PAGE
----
UWP is dead and even the fanboys now get it


When even the unrequited fanboys finally understand it’s time to put an official fork in this zombie.


Of course, the spin that Microsoft owns electron so they win either way was amusing.

Comments (11)

11 responses to “UWP is dead and even the fanboys now get it”

  1. waethorn

    Dropbox is now, what Microsoft considers, part of the "alt-software" spectrum, so I don't think it's really surprising that they would do away with the UWP programming model. Dropbox has integration with Google Docs and Slack, which Microsoft is now trying to ban (Slack) or otherwise discourage (Google, AWS) within their employee ranks.

  2. meauxx

    I fail to understand why YADDAMASTER and Surur or whatever his name is keep spreading this negativism about a technology that is SOLID and growing rapidly with Win 10. Our Enterprise LOBs are all being migrated to UWP.

    • skane2600

      In reply to meauxx:

      I don't know, it sounds like you guys must have a lot of time on your hands if you are porting your internal programs to UWP. When you are finished, what new capabilities will those applications have that couldn't have been done with Win32? IMO, you always should have a compelling reason to take the time, expense, and risk of rewriting a program.

    • JimP

      In reply to meauxx:

      That's scary, you guys need to stop and re-evaluate the technologies you're using.

  3. longhorn

    UWP isn't dead. You need it if you want your app in the Store. Win32 isn't dead. PWA isn't dead. Electron isn't dead. These are technologies that will coexist for a long time.

    What we will see are refinements to existing APIs, not some crazy new API. If there is a new API most likely it will be a mix of WinRT and Win32. Maybe we'll see a new packaging format, but expect Windows 10 to evolve without major changes.

    Software is pretty mature these days and please keep in mind that a name change is not a big change.

    • hrlngrv

      In reply to longhorn:

      Maybe UWP is needed for the wrapper for Win32 desktop packaged for the MSFT Store, but few would consider that more than a punch list requirement.

      I'll believe MSFT is committed to UWP as a replacement for Win32 when they develop and distribute UWP version or full-feature Office (including a UWP VBA Editor) and/or a UWP-based GUI for R Open. Until then, it's just another option, an unloved and underused option.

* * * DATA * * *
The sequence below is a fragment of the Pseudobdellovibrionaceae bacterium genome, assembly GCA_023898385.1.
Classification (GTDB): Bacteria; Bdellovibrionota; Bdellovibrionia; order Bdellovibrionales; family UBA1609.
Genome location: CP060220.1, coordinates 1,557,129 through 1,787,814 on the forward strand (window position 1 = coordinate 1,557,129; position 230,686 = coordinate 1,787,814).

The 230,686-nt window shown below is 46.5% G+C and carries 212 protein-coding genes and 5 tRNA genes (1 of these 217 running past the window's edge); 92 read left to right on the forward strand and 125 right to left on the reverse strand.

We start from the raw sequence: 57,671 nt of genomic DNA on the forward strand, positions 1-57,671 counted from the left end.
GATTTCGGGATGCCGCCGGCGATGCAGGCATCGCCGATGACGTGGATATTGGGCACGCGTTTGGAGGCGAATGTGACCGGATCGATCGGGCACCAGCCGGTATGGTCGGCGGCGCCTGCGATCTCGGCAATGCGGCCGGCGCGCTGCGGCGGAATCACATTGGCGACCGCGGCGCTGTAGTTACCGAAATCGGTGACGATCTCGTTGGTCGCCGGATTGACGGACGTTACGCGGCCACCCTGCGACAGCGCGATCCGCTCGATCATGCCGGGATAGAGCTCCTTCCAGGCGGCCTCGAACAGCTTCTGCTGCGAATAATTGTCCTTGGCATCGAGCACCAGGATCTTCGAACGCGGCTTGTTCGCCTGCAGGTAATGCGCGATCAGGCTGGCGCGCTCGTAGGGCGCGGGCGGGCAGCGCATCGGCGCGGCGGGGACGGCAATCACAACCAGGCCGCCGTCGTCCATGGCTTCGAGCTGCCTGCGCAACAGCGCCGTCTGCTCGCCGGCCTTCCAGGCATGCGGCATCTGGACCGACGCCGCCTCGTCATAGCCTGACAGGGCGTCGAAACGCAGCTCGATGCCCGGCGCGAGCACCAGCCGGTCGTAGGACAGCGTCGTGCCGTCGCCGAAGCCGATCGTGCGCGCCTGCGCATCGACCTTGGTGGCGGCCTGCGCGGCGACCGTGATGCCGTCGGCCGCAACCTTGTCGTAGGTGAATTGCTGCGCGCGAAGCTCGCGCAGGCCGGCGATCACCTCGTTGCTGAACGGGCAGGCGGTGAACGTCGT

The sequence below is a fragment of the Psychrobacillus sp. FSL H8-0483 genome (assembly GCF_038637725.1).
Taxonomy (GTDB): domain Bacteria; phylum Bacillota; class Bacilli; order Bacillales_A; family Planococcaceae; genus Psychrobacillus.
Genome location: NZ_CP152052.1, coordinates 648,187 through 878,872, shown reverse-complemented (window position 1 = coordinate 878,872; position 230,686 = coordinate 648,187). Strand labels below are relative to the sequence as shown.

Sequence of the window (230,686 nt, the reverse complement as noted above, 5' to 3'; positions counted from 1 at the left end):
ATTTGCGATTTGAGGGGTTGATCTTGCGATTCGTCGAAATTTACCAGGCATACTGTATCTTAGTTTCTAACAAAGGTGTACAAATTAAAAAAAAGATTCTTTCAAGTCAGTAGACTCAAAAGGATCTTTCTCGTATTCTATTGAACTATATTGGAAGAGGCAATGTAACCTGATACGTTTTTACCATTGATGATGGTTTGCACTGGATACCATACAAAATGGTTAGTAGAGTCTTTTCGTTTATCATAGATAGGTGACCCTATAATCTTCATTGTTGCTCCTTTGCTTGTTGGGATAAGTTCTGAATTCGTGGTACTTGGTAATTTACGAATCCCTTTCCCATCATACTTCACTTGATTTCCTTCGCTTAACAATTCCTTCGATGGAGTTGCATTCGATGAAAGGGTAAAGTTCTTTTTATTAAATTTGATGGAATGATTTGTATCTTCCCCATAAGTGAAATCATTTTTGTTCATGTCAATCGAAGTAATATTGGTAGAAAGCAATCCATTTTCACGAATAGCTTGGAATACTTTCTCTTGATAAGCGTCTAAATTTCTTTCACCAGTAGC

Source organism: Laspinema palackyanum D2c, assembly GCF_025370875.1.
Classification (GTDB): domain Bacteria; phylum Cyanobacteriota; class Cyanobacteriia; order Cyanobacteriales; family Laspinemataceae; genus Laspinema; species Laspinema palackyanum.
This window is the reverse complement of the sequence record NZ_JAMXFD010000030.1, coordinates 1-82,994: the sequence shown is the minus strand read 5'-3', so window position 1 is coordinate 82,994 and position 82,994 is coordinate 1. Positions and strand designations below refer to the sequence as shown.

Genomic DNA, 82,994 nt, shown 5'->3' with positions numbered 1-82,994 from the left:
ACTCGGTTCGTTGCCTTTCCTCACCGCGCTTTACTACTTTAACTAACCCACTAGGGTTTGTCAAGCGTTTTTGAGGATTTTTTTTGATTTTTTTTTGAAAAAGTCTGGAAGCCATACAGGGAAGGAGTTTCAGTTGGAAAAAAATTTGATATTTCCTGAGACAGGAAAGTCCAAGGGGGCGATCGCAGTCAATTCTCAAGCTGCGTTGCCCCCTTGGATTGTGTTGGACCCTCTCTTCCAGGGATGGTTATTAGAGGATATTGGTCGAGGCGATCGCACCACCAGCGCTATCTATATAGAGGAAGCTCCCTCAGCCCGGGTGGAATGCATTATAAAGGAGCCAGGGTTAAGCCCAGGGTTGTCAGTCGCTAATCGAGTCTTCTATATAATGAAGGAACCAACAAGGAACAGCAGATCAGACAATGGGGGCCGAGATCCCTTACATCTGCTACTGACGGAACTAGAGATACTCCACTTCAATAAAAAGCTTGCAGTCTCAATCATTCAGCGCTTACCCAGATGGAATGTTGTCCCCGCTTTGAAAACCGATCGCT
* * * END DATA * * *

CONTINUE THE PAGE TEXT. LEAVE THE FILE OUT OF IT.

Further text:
4. hrlngrv

    I always considered Windows Central to be the last refuge of the die-hard fanboys.

  5. Tony Barrett

    UWP was going nowhere without mobile, and that was clear the minute MS cancelled Windows 10 Mobile. End of story. It maybe 'alive and well in S mode', but literally nobody uses S Mode, which is also pretty much dead and buried. MS may be allowing win32 apps into their app store now, but the only reason is that UWP failed. If MS had had their way, win32 would be long gone, UWP would rule, everyone would be downloading their apps from Microsoft's store on Windows Mobile, and MS would be taking a nice cut from each sale, but it all failed. Microsoft's app store is a barren wasteland even with win32 allowed!

    Almost all of Microsoft's focus now is Azure and Cloud - Windows, Xbox, Surface etc are ALL second rate citizens inside Redmond. MS will keep them ticking over as necessary, but Cloud is everything to Microsoft now and the more people they can funnel into it, the better for their subscription revenue.

    WindowsCentral and OnMsft are just arse-lickers - sorry to be so blunt. They even run articles that tell their readers to buy Microsoft products, and they'll link to them too. They're MS sponsored, fanboy run and kissing MS butt all the time.

    • JimP

      In reply to ghostrider:

      And to think that this was Microsoft's second attempt to replace Win32. Circa Longhorn, the new app model was supposed to be based on .NET. That failed, too.